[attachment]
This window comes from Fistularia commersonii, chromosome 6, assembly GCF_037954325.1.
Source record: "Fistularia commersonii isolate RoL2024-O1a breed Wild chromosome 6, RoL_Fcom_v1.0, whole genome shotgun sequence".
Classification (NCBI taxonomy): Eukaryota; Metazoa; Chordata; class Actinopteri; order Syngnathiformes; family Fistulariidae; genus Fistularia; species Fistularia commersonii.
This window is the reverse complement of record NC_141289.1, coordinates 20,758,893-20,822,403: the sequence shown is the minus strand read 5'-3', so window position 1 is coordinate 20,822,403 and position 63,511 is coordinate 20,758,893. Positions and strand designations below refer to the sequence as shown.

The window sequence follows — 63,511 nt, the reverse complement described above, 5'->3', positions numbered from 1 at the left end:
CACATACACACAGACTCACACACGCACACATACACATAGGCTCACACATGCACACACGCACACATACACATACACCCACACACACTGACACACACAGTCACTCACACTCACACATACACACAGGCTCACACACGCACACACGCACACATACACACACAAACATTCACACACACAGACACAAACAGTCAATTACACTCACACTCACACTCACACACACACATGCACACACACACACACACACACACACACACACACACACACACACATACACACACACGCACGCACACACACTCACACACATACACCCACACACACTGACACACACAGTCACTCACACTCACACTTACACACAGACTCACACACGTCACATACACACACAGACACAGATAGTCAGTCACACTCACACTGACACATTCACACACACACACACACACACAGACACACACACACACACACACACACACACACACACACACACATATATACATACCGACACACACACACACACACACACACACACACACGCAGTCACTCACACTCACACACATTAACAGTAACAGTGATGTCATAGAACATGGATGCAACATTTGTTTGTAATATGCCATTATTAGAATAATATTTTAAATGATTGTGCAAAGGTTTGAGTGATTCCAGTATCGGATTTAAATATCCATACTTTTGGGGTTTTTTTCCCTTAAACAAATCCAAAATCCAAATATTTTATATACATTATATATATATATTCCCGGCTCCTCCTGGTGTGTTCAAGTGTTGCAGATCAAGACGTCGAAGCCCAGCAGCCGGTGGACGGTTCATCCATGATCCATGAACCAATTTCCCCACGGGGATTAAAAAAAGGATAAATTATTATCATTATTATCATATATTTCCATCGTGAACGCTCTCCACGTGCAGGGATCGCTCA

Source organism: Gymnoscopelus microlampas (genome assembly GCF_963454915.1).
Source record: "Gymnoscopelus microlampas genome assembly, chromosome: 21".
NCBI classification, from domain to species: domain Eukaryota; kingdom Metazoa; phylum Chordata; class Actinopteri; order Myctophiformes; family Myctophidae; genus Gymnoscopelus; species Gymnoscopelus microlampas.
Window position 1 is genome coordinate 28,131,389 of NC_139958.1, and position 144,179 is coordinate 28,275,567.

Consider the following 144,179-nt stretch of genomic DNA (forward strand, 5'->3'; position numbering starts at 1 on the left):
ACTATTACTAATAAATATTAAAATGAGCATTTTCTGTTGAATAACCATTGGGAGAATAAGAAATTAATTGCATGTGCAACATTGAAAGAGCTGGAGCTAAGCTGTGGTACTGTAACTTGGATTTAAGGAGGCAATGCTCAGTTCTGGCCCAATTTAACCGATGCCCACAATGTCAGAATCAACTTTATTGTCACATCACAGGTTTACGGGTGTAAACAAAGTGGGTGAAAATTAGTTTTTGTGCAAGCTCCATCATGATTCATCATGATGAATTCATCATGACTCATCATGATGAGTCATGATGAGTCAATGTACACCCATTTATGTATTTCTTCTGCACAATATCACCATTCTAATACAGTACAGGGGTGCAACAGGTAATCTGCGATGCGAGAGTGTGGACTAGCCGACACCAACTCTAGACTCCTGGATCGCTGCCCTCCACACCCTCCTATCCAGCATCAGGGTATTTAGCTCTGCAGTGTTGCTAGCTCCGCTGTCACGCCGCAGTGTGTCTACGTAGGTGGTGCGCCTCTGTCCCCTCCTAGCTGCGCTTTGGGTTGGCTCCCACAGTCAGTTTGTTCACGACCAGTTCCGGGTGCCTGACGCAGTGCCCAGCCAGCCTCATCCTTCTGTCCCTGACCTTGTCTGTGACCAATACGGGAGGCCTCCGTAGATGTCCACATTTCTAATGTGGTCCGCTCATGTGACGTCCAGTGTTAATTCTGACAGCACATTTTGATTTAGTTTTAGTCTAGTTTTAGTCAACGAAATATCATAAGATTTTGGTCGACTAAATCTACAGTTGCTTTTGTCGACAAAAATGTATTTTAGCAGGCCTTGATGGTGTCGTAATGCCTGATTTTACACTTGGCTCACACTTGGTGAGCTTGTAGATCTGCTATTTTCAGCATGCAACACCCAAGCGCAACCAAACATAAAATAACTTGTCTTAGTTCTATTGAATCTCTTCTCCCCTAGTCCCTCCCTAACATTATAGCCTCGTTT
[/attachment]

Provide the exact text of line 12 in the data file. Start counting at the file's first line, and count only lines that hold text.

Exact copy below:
ACTATTACTAATAAATATTAAAATGAGCATTTTCTGTTGAATAACCATTGGGAGAATAAGAAATTAATTGCATGTGCAACATTGAAAGAGCTGGAGCTAAGCTGTGGTACTGTAACTTGGATTTAAGGAGGCAATGCTCAGTTCTGGCCCAATTTAACCGATGCCCACAATGTCAGAATCAACTTTATTGTCACATCACAGGTTTACGGGTGTAAACAAAGTGGGTGAAAATTAGTTTTTGTGCAAGCTCCATCATGATTCATCATGATGAATTCATCATGACTCATCATGATGAGTCATGATGAGTCAATGTACACCCATTTATGTATTTCTTCTGCACAATATCACCATTCTAATACAGTACAGGGGTGCAACAGGTAATCTGCGATGCGAGAGTGTGGACTAGCCGACACCAACTCTAGACTCCTGGATCGCTGCCCTCCACACCCTCCTATCCAGCATCAGGGTATTTAGCTCTGCAGTGTTGCTAGCTCCGCTGTCACGCCGCAGTGTGTCTACGTAGGTGGTGCGCCTCTGTCCCCTCCTAGCTGCGCTTTGGGTTGGCTCCCACAGTCAGTTTGTTCACGACCAGTTCCGGGTGCCTGACGCAGTGCCCAGCCAGCCTCATCCTTCTGTCCCTGACCTTGTCTGTGACCAATACGGGAGGCCTCCGTAGATGTCCACATTTCTAATGTGGTCCGCTCATGTGACGTCCAGTGTTAATTCTGACAGCACATTTTGATTTAGTTTTAGTCTAGTTTTAGTCAACGAAATATCATAAGATTTTGGTCGACTAAATCTACAGTTGCTTTTGTCGACAAAAATGTATTTTAGCAGGCCTTGATGGTGTCGTAATGCCTGATTTTACACTTGGCTCACACTTGGTGAGCTTGTAGATCTGCTATTTTCAGCATGCAACACCCAAGCGCAACCAAACATAAAATAACTTGTCTTAGTTCTATTGAATCTCTTCTCCCCTAGTCCCTCCCTAACATTATAGCCTCGTTT